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The experience of contemporary adolescents is one that differs profoundly from that of earlier generations. Research on adolescence has also endured substantial change, and the concept of change is central to the topics addressed in this handbook. Change, for example, is key to the very definition of adolescence as a developmental time period marked by rapid physical, social, and psychological transformation. Accumulating evidence in developmental neuroscience over the past decades reveals a complexity of change not previously understood. Mental health is also an evolving concept – both in definition and in practice – with our understanding of what constitutes “good” mental health subject to fluctuating societal norms and stigmas, emerging diagnostic categories and dimensions, and increasing prevalence rates. Yet perhaps most closely tied to the concept of change is digital media – inextricably linked with evolution, adaptation, and transformation. To understand digital media is to recognize and wrestle with a constantly evolving phenomenon – an entity that changes within a world that changes around it, both as a cause and a consequence of it.
Digital media, including social media, has fundamentally changed how the human species communicates with, relates to, and influences one another. Adolescents use digital media extensively. Researchers, scholars, teachers, parents, and teens themselves have many questions about the effects of digital media on young people's psychological development. This handbook offers a comprehensive synthesis of scientific studies that explain what we know so far about digital media and its effects on youth mental health. With chapters from internationally renowned experts in the fields of psychology, psychiatry, media, and communications, the book offers a broad overview of the positive and negative implications of youths' engagement with digital media for brain development, relationships, identity exploration, daily behaviors, and psychological symptoms. Chapters include a discussion of the current state of knowledge, directions for future research, and practical suggestions for parents, educators, and teens themselves. This title is also available as Open Access on Cambridge Core.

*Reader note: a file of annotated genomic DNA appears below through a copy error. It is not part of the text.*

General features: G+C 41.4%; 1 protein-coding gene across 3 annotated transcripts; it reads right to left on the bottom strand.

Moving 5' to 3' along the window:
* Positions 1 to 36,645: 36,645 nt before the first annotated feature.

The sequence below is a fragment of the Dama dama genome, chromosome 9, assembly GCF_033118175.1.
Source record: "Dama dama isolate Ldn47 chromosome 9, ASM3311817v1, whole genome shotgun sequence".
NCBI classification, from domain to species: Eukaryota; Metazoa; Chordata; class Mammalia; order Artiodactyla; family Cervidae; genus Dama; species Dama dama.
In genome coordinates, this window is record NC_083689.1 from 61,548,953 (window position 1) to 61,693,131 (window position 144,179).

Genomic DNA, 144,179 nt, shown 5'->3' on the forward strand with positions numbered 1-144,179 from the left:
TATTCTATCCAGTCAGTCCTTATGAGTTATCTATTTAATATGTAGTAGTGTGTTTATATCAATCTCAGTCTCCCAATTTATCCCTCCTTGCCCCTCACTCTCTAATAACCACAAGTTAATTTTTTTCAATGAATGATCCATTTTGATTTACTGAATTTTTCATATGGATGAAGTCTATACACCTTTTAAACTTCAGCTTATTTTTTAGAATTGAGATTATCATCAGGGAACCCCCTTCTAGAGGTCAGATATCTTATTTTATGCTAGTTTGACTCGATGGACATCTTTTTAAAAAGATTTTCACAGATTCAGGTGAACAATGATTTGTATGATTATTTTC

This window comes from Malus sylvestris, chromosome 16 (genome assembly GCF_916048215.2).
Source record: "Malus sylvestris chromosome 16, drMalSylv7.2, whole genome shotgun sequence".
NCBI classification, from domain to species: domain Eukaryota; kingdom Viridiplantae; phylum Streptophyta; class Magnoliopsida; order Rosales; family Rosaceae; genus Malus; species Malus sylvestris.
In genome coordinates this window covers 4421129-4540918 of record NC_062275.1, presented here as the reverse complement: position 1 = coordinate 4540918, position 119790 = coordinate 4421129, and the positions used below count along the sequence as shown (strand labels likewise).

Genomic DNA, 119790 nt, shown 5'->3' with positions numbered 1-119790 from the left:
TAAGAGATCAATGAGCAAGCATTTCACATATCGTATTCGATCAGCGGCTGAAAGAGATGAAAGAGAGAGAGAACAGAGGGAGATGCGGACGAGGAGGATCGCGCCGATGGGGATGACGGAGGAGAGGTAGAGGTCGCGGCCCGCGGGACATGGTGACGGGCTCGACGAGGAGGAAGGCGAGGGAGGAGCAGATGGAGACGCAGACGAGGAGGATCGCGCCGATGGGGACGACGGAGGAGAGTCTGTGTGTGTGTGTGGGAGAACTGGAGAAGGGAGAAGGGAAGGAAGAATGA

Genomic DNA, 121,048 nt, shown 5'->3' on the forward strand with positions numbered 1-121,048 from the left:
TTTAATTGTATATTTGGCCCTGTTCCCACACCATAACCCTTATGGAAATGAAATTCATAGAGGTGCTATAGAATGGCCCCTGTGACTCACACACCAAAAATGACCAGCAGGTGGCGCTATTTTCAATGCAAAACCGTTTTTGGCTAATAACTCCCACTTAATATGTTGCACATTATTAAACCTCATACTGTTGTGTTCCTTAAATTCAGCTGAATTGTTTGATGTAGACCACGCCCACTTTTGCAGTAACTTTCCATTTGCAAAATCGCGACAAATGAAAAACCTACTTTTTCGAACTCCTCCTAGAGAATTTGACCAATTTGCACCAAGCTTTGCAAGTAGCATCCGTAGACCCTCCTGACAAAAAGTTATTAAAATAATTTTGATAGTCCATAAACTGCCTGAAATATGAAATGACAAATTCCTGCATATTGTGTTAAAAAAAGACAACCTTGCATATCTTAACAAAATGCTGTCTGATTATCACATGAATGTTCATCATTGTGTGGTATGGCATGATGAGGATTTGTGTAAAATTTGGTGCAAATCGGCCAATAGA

Over the past several years there has been considerable interest in the relation between emotion dysregulation and non-suicidal self-injury (NSSI), particularly given that rates of NSSI have been increasing and NSSI is a critical risk factor for suicidal behavior. To date, however, no synthesis of empirical findings exists.
The present study presents a comprehensive meta-analytic review of the literature on the association between NSSI and emotion dysregulation. A total of 48 publications, including 49 independent samples, were included in this analysis.
Overall, a significant association was found between emotion dysregulation and NSSI (pooled OR = 3.03 [95% CI = 2.56–3.59]). This association was reduced but remained significant (OR = 2.40 [95% CI = 2.01–2.86]) after adjustment for publication bias. Emotion dysregulation subscales most strongly associated with NSSI included limited access to regulation strategies, non-acceptance of emotional responses, impulse control difficulties, and difficulties engaging goal-directed behavior. Lack of emotional awareness/clarity and cognitive aspects of dysregulation yielded weaker, yet significant, positive associations with NSSI.
Findings support the notion that greater emotion dysregulation is associated with higher risk for NSSI among individuals across settings, regardless of age or sex. Furthermore, findings reveal facets of dysregulation that may have unique implications for NSSI. This meta-analysis highlights the importance of better understanding emotion dysregulation as a treatment target for preventing NSSI.
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